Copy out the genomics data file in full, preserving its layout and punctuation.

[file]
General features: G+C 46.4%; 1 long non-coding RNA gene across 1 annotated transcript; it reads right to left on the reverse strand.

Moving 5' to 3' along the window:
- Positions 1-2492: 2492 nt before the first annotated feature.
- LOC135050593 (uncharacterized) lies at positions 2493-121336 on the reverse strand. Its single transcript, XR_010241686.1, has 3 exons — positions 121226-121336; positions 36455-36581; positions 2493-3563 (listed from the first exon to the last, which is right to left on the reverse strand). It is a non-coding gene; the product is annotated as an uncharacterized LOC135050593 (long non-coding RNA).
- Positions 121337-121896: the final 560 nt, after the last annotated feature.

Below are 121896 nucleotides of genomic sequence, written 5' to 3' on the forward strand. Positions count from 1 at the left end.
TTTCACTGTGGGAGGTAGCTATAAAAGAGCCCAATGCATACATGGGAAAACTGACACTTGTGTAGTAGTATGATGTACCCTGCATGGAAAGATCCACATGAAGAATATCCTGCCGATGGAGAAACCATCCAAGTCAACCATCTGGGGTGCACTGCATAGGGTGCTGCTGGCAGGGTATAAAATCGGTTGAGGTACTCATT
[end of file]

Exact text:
General features: G+C 46.4%; 1 long non-coding RNA gene across 1 annotated transcript; it reads right to left on the reverse strand.

Moving 5' to 3' along the window:
- Positions 1-2492: 2492 nt before the first annotated feature.
- LOC135050593 (uncharacterized) lies at positions 2493-121336 on the reverse strand. Its single transcript, XR_010241686.1, has 3 exons — positions 121226-121336; positions 36455-36581; positions 2493-3563 (listed from the first exon to the last, which is right to left on the reverse strand). It is a non-coding gene; the product is annotated as an uncharacterized LOC135050593 (long non-coding RNA).
- Positions 121337-121896: the final 560 nt, after the last annotated feature.

Below are 121896 nucleotides of genomic sequence, written 5' to 3' on the forward strand. Positions count from 1 at the left end.
TTTCACTGTGGGAGGTAGCTATAAAAGAGCCCAATGCATACATGGGAAAACTGACACTTGTGTAGTAGTATGATGTACCCTGCATGGAAAGATCCACATGAAGAATATCCTGCCGATGGAGAAACCATCCAAGTCAACCATCTGGGGTGCACTGCATAGGGTGCTGCTGGCAGGGTATAAAATCGGTTGAGGTACTCATT